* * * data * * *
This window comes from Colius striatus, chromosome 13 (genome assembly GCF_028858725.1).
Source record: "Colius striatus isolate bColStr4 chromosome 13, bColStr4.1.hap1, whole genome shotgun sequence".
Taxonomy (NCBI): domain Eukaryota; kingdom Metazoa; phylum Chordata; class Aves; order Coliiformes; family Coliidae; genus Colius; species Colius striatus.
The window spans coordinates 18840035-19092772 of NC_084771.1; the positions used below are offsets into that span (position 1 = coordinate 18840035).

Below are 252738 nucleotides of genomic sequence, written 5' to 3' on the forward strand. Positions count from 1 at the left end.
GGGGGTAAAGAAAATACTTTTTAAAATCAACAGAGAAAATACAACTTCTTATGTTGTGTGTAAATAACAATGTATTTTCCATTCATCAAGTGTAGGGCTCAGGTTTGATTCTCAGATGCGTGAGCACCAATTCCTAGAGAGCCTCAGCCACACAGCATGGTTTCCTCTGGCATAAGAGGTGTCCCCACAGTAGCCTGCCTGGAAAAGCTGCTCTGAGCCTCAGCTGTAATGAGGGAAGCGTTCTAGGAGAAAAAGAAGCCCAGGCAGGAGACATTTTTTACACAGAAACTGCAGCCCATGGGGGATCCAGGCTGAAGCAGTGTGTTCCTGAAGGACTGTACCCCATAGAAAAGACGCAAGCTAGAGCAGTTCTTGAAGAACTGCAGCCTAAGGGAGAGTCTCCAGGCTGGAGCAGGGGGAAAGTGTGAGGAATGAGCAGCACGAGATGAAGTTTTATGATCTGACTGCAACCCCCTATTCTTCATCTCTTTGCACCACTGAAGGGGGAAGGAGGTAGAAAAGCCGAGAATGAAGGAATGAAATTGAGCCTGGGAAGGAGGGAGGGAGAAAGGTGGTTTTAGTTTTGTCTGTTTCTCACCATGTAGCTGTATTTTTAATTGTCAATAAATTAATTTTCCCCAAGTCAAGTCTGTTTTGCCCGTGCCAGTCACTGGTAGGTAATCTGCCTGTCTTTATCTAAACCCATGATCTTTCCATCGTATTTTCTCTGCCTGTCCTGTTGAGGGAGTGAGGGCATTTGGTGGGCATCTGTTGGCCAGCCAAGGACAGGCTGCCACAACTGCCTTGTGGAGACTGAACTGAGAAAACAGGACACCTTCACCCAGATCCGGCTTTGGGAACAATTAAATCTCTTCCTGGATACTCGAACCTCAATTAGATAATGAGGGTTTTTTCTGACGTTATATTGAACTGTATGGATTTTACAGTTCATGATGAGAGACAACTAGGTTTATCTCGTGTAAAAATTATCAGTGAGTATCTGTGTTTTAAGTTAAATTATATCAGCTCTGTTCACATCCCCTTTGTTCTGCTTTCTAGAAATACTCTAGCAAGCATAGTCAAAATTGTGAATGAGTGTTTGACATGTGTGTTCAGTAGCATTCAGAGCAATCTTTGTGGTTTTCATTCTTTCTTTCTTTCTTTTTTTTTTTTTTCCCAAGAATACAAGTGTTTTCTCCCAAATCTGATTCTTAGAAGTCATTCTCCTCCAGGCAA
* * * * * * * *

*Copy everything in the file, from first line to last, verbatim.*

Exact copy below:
This window comes from Colius striatus, chromosome 13 (genome assembly GCF_028858725.1).
Source record: "Colius striatus isolate bColStr4 chromosome 13, bColStr4.1.hap1, whole genome shotgun sequence".
Taxonomy (NCBI): domain Eukaryota; kingdom Metazoa; phylum Chordata; class Aves; order Coliiformes; family Coliidae; genus Colius; species Colius striatus.
The window spans coordinates 18840035-19092772 of NC_084771.1; the positions used below are offsets into that span (position 1 = coordinate 18840035).

Below are 252738 nucleotides of genomic sequence, written 5' to 3' on the forward strand. Positions count from 1 at the left end.
GGGGGTAAAGAAAATACTTTTTAAAATCAACAGAGAAAATACAACTTCTTATGTTGTGTGTAAATAACAATGTATTTTCCATTCATCAAGTGTAGGGCTCAGGTTTGATTCTCAGATGCGTGAGCACCAATTCCTAGAGAGCCTCAGCCACACAGCATGGTTTCCTCTGGCATAAGAGGTGTCCCCACAGTAGCCTGCCTGGAAAAGCTGCTCTGAGCCTCAGCTGTAATGAGGGAAGCGTTCTAGGAGAAAAAGAAGCCCAGGCAGGAGACATTTTTTACACAGAAACTGCAGCCCATGGGGGATCCAGGCTGAAGCAGTGTGTTCCTGAAGGACTGTACCCCATAGAAAAGACGCAAGCTAGAGCAGTTCTTGAAGAACTGCAGCCTAAGGGAGAGTCTCCAGGCTGGAGCAGGGGGAAAGTGTGAGGAATGAGCAGCACGAGATGAAGTTTTATGATCTGACTGCAACCCCCTATTCTTCATCTCTTTGCACCACTGAAGGGGGAAGGAGGTAGAAAAGCCGAGAATGAAGGAATGAAATTGAGCCTGGGAAGGAGGGAGGGAGAAAGGTGGTTTTAGTTTTGTCTGTTTCTCACCATGTAGCTGTATTTTTAATTGTCAATAAATTAATTTTCCCCAAGTCAAGTCTGTTTTGCCCGTGCCAGTCACTGGTAGGTAATCTGCCTGTCTTTATCTAAACCCATGATCTTTCCATCGTATTTTCTCTGCCTGTCCTGTTGAGGGAGTGAGGGCATTTGGTGGGCATCTGTTGGCCAGCCAAGGACAGGCTGCCACAACTGCCTTGTGGAGACTGAACTGAGAAAACAGGACACCTTCACCCAGATCCGGCTTTGGGAACAATTAAATCTCTTCCTGGATACTCGAACCTCAATTAGATAATGAGGGTTTTTTCTGACGTTATATTGAACTGTATGGATTTTACAGTTCATGATGAGAGACAACTAGGTTTATCTCGTGTAAAAATTATCAGTGAGTATCTGTGTTTTAAGTTAAATTATATCAGCTCTGTTCACATCCCCTTTGTTCTGCTTTCTAGAAATACTCTAGCAAGCATAGTCAAAATTGTGAATGAGTGTTTGACATGTGTGTTCAGTAGCATTCAGAGCAATCTTTGTGGTTTTCATTCTTTCTTTCTTTCTTTTTTTTTTTTTTCCCAAGAATACAAGTGTTTTCTCCCAAATCTGATTCTTAGAAGTCATTCTCCTCCAGGCAA